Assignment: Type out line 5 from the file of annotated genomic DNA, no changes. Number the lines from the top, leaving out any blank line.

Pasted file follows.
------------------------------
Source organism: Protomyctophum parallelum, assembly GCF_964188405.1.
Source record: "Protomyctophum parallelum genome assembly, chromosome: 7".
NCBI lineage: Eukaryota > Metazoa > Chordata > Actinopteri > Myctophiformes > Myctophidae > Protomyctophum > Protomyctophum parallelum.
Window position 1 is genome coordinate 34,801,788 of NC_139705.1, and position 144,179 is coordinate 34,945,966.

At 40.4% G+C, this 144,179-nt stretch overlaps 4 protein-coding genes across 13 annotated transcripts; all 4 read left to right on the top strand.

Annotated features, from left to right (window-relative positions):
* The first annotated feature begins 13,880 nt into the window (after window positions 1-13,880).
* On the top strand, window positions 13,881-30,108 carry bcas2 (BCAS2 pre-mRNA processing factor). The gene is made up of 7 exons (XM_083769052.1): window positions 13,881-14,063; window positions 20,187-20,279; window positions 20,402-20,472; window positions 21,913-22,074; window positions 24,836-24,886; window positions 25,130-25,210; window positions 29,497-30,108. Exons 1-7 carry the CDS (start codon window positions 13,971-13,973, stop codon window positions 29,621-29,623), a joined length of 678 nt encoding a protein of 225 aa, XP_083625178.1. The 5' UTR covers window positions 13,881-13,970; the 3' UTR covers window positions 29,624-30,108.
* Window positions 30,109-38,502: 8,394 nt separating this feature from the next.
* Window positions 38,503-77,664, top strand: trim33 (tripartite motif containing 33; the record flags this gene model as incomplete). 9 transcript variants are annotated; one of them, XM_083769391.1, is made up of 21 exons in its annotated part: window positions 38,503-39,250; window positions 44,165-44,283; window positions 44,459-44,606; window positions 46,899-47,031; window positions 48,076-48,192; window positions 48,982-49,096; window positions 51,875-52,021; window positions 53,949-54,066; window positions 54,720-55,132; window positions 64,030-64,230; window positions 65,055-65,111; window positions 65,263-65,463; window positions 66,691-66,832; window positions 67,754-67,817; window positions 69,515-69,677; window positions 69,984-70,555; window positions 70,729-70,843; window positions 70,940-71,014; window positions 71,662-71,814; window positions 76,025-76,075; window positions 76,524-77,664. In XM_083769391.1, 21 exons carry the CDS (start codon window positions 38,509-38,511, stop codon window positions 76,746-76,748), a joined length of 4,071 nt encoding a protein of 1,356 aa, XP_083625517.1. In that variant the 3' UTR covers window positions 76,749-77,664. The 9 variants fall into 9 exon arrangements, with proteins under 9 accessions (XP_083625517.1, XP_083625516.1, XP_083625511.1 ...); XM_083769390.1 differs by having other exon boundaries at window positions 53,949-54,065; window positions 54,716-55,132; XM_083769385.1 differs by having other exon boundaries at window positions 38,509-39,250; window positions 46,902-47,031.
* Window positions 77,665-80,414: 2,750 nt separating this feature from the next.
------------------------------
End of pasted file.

At 40.4% G+C, this 144,179-nt stretch overlaps 4 protein-coding genes across 13 annotated transcripts; all 4 read left to right on the top strand.